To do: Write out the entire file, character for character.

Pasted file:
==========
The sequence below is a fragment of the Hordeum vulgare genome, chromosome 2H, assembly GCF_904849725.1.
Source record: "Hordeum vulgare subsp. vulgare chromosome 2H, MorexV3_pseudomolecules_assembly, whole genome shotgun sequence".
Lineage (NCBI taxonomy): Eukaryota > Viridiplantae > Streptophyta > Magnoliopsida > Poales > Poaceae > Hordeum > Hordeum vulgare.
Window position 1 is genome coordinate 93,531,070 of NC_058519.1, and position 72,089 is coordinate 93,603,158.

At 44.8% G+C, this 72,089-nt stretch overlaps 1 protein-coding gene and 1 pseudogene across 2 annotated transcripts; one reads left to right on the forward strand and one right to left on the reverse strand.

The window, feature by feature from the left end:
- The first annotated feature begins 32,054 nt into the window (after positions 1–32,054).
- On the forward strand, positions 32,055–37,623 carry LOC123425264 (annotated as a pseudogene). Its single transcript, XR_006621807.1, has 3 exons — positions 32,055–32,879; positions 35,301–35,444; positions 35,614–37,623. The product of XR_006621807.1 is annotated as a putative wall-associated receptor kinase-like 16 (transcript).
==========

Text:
The sequence below is a fragment of the Hordeum vulgare genome, chromosome 2H, assembly GCF_904849725.1.
Source record: "Hordeum vulgare subsp. vulgare chromosome 2H, MorexV3_pseudomolecules_assembly, whole genome shotgun sequence".
Lineage (NCBI taxonomy): Eukaryota > Viridiplantae > Streptophyta > Magnoliopsida > Poales > Poaceae > Hordeum > Hordeum vulgare.
Window position 1 is genome coordinate 93,531,070 of NC_058519.1, and position 72,089 is coordinate 93,603,158.

At 44.8% G+C, this 72,089-nt stretch overlaps 1 protein-coding gene and 1 pseudogene across 2 annotated transcripts; one reads left to right on the forward strand and one right to left on the reverse strand.

The window, feature by feature from the left end:
- The first annotated feature begins 32,054 nt into the window (after positions 1–32,054).
- On the forward strand, positions 32,055–37,623 carry LOC123425264 (annotated as a pseudogene). Its single transcript, XR_006621807.1, has 3 exons — positions 32,055–32,879; positions 35,301–35,444; positions 35,614–37,623. The product of XR_006621807.1 is annotated as a putative wall-associated receptor kinase-like 16 (transcript).